The hidden costs of EV range explained

Buyers want long-range EVs, but bigger batteries offset the environmental benefits.

Despite the vast advances in electric car technology in recent years, range anxiety remains an issue for prospective buyers. A survey last year by the Transport Research Laboratory (TRL), for example, showed that only 50 per cent of consumers would consider an EV as a main car if it offered a range of 320km, but that figure rose to 90 per cent if the range increased to 480km.

That’s reflected in the success of cars such as the Hyundai Kona, Jaguar I-Pace, Tesla Model 3 and other models with ranges close to or exceeding 480km miles – and several EVs with even longer ranges are planned.

But adding more lithium-ion batteries to increase range comes at a price: they add to the cost of EVs for consumers, and the extra weight affects the dynamic performance of the vehicle while reducing its efficiency. And, crucially, adding more batteries adds to the CO2 used to produce an EV, in turn impacting one of their key environmental benefits.

Some car firms have now started to push back against the trend for bigger batteries. Mazda recently launched its first electric production car, the MX-30, which has a 35.5kWh battery offering a claimed 200km range. While the range is smaller than that of most of the MX-30’s electric SUV rivals, the firm’s European R&D boss, Joachim Kunz, says it was developed with the concept of “right-sizing” in mind.

“We don’t believe a very big battery, which means a large and heavy vehicle, is the right direction for the future for two aspects: the environment and for being fun to drive,” said Kunz. He noted Mazda’s emphasis on reducing ‘well-to-wheel’ CO2 emissions, which provides a measure of the total CO2 used during a vehicle’s creation and lifespan.

“Battery production comes with very high CO2 emissions from the material extraction and production,” he said. “This ‘backpack’ is much smaller if the battery is smaller, and during usage the energy consumption is lower because of the reduced weight.”

Mazda settled on the MX-30’s range by researching vehicle usage among its customers, balancing it against vehicle dynamics and production CO2 output. “We believe the normal usage is customers charging at home in the week, but for longer trips the range is sufficient to reach the next public charging station,” said Kunz.

Mazda is developing a range-extender version of the MX-30, featuring a small rotary engine, which the firm says will offer similar range to a current petrol car but with less overall environmental impact than an EV with similar range. Such a solution might be a terrific fit for Australia and it’s long-range road network.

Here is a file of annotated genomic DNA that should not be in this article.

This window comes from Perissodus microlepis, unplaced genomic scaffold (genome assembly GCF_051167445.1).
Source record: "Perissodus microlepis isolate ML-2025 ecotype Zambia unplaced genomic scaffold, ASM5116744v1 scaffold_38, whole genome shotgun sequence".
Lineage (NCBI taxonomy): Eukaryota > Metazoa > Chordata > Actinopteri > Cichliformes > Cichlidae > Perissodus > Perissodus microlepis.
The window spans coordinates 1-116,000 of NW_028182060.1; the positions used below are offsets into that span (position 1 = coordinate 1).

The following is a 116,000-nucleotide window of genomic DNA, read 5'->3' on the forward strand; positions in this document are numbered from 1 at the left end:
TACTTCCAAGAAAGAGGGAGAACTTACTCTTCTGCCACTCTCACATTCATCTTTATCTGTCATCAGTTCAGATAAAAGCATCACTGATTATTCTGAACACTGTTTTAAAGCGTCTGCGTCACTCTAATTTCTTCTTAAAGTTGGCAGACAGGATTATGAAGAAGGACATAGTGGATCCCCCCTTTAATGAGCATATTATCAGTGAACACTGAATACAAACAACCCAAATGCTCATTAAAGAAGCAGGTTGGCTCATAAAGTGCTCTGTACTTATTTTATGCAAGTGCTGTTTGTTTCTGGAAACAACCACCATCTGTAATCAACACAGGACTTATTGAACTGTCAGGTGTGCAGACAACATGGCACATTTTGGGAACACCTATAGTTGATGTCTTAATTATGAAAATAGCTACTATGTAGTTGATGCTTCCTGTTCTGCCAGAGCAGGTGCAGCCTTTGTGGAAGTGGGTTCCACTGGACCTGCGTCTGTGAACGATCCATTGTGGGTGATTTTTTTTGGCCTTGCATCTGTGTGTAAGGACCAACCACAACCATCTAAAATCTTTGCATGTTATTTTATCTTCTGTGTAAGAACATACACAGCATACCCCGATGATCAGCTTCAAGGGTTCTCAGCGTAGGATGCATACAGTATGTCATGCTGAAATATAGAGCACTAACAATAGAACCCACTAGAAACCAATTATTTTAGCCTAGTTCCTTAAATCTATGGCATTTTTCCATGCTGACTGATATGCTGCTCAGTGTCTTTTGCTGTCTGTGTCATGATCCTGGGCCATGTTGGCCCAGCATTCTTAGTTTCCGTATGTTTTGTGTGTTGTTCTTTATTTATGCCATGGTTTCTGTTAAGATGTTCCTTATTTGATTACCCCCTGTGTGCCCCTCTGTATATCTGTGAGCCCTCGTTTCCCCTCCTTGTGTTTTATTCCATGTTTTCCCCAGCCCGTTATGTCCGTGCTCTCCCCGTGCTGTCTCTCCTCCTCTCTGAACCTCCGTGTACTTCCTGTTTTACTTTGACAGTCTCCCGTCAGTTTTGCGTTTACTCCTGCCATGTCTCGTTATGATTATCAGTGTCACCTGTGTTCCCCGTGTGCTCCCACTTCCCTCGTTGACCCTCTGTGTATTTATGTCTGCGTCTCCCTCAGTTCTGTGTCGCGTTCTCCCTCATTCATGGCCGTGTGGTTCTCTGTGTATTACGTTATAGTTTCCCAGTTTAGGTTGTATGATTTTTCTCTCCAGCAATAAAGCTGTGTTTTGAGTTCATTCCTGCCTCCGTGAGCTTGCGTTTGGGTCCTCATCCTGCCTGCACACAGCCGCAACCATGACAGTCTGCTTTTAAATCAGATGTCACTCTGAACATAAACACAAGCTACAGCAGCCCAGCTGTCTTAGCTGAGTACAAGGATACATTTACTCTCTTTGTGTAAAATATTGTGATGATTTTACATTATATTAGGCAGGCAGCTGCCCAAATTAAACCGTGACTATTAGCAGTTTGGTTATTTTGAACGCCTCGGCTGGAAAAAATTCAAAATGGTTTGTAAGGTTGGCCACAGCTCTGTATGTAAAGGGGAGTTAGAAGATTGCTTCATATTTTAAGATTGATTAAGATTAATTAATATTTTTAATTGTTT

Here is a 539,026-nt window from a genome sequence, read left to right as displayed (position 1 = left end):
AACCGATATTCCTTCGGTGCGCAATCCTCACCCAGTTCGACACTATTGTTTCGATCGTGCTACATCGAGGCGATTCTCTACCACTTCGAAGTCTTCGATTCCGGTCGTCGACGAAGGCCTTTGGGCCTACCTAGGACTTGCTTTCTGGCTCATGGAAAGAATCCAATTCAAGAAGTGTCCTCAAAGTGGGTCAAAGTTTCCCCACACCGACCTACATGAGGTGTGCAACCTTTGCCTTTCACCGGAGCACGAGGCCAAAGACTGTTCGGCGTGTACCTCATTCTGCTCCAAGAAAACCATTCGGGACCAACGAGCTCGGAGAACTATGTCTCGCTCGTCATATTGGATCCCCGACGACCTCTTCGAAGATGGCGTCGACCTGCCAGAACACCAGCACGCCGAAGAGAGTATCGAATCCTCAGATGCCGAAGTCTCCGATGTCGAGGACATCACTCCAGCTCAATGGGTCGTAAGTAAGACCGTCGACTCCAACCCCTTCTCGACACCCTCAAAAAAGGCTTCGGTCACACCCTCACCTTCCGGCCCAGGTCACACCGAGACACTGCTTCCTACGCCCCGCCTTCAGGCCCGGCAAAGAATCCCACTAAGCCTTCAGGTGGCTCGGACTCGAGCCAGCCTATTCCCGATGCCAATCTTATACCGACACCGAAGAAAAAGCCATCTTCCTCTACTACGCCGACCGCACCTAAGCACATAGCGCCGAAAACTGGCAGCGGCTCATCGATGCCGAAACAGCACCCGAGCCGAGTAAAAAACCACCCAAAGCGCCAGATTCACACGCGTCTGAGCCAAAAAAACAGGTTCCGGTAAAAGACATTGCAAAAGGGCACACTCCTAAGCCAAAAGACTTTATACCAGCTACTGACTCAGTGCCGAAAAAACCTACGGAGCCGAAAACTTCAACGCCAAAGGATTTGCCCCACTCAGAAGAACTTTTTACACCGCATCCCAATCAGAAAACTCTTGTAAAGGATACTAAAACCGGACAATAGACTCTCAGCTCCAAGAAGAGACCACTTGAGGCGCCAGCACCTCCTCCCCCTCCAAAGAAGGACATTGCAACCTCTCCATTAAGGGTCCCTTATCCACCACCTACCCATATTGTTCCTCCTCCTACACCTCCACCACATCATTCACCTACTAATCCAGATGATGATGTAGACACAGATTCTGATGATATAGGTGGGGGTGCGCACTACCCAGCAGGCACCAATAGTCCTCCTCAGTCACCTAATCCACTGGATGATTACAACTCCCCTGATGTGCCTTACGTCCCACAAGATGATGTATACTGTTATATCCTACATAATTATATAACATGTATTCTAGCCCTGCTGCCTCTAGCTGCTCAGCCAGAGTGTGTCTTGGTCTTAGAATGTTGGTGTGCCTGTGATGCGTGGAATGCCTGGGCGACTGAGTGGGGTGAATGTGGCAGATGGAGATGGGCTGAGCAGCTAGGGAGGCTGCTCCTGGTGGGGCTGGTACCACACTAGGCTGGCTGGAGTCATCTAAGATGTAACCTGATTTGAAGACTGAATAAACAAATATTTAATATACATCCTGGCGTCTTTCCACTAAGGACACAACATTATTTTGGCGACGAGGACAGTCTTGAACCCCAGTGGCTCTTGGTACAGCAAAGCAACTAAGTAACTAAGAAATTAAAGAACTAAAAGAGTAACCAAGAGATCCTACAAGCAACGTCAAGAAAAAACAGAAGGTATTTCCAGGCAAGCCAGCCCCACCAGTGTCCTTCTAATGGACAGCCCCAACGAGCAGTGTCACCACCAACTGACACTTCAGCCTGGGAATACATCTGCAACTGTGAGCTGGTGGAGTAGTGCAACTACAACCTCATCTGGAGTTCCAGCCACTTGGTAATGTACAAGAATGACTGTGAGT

Mazda isn’t alone in its stance. Volvo spin-off Polestar – which recently published data showing the CO2 impact of its EV production – is readying a production version of the Precept concept. Polestar boss Thomas Ingenlath hinted the car’s range would be around 480km in order to be “competitive” in the market but added the industry “cannot drift away in that race for range and really get into an irresponsible direction.”

He added: “If you talk about making a car more efficient I’m all for it, but if you’re just packing in more and more kilowatt hours just to make the best range, it doesn’t help us get closer to a sustainable car.”

Ingenlath said the focus should instead be on creating fast-charging infrastructure to allow cars to be charged more quickly and more easily.

Through actions such as releasing its cars’ CO2 production impact and increasing the use of recycled materials, Polestar has made sustainability a key part of its marketing push. The question is whether buyers agree. According to KPMG’s Global Automotive Executive survey, 98 per cent of industry executives see sustainability as a key differentiator, compared with 83 per cent of consumers.

The survey found that 42 per cent of executives and consumers felt sustainability would become a product feature, with KPMG suggesting car makers should publicise the CO2 impact of a vehicle’s build to – as Polestar is doing. But the challenge will be getting consumers to agree that sustainability is as important as a long range when considering an electric car.

An industry hedging its bets

Mazda, like many other car makers, is not committing fully to electric cars. Instead, it is adopting a ‘multi-solution’ powertrain strategy that will allow it to vary its offering according to market demand and needs.

The firm’s vehicles are based on a small platform – used for the MX-30 EV, the 3 hatch and the CX-30 SUV – and a large platform that underpins vehicles such as CX-5 SUV. While the small platform is engineered to house EV powertrains, the large platform can be electrified with hybrid and plug-in hybrid systems.

“Customers who drive longer distances won’t buy an EV anyway: they’ll go for a hybrid or plug-in hybrid,” said Mazda’s European R&D boss Joachim Kunz, who added that such vehicles would be key in countries with minimal EV support infrastructure.

Mazda has also invested in research into renewable synthetic fuels, which could allow combustion engines to run without emitting CO2 – which, Kunz noted, would make them as clean, or cleaner, as an EV.

James Attwood

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